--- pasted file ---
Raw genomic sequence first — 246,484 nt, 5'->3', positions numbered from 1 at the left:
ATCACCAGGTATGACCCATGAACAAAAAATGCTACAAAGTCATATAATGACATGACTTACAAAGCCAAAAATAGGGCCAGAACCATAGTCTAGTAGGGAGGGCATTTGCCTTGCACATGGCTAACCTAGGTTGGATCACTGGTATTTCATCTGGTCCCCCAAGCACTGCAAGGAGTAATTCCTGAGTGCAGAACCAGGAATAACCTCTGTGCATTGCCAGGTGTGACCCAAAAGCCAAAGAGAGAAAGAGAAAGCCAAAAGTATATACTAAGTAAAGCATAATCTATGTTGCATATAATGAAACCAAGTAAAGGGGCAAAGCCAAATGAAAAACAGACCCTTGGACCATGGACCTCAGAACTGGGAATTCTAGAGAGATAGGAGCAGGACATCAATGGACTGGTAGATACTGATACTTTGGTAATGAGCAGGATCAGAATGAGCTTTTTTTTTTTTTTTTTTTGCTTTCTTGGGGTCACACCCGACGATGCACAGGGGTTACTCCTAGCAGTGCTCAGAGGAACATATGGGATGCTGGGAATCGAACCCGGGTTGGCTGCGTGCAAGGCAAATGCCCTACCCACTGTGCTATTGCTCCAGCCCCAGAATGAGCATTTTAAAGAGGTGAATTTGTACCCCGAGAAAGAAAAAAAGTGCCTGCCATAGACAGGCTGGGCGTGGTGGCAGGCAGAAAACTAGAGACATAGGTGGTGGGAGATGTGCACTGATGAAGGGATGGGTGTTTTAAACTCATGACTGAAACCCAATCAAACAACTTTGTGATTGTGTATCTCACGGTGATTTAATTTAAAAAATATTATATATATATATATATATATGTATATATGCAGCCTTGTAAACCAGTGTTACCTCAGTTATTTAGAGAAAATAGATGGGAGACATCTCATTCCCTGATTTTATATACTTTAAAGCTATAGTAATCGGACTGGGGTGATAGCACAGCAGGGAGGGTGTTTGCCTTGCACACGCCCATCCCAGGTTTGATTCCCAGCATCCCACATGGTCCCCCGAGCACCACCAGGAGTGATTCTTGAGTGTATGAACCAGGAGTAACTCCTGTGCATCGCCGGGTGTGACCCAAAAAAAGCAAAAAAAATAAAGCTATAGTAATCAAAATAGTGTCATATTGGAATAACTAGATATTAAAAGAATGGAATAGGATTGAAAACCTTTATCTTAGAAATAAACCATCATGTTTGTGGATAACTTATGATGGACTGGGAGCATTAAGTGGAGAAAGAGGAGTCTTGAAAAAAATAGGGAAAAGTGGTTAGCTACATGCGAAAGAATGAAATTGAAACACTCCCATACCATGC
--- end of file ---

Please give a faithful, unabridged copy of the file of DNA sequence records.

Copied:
Raw genomic sequence first — 246,484 nt, 5'->3', positions numbered from 1 at the left:
ATCACCAGGTATGACCCATGAACAAAAAATGCTACAAAGTCATATAATGACATGACTTACAAAGCCAAAAATAGGGCCAGAACCATAGTCTAGTAGGGAGGGCATTTGCCTTGCACATGGCTAACCTAGGTTGGATCACTGGTATTTCATCTGGTCCCCCAAGCACTGCAAGGAGTAATTCCTGAGTGCAGAACCAGGAATAACCTCTGTGCATTGCCAGGTGTGACCCAAAAGCCAAAGAGAGAAAGAGAAAGCCAAAAGTATATACTAAGTAAAGCATAATCTATGTTGCATATAATGAAACCAAGTAAAGGGGCAAAGCCAAATGAAAAACAGACCCTTGGACCATGGACCTCAGAACTGGGAATTCTAGAGAGATAGGAGCAGGACATCAATGGACTGGTAGATACTGATACTTTGGTAATGAGCAGGATCAGAATGAGCTTTTTTTTTTTTTTTTTTTGCTTTCTTGGGGTCACACCCGACGATGCACAGGGGTTACTCCTAGCAGTGCTCAGAGGAACATATGGGATGCTGGGAATCGAACCCGGGTTGGCTGCGTGCAAGGCAAATGCCCTACCCACTGTGCTATTGCTCCAGCCCCAGAATGAGCATTTTAAAGAGGTGAATTTGTACCCCGAGAAAGAAAAAAAGTGCCTGCCATAGACAGGCTGGGCGTGGTGGCAGGCAGAAAACTAGAGACATAGGTGGTGGGAGATGTGCACTGATGAAGGGATGGGTGTTTTAAACTCATGACTGAAACCCAATCAAACAACTTTGTGATTGTGTATCTCACGGTGATTTAATTTAAAAAATATTATATATATATATATATATATGTATATATGCAGCCTTGTAAACCAGTGTTACCTCAGTTATTTAGAGAAAATAGATGGGAGACATCTCATTCCCTGATTTTATATACTTTAAAGCTATAGTAATCGGACTGGGGTGATAGCACAGCAGGGAGGGTGTTTGCCTTGCACACGCCCATCCCAGGTTTGATTCCCAGCATCCCACATGGTCCCCCGAGCACCACCAGGAGTGATTCTTGAGTGTATGAACCAGGAGTAACTCCTGTGCATCGCCGGGTGTGACCCAAAAAAAGCAAAAAAAATAAAGCTATAGTAATCAAAATAGTGTCATATTGGAATAACTAGATATTAAAAGAATGGAATAGGATTGAAAACCTTTATCTTAGAAATAAACCATCATGTTTGTGGATAACTTATGATGGACTGGGAGCATTAAGTGGAGAAAGAGGAGTCTTGAAAAAAATAGGGAAAAGTGGTTAGCTACATGCGAAAGAATGAAATTGAAACACTCCCATACCATGC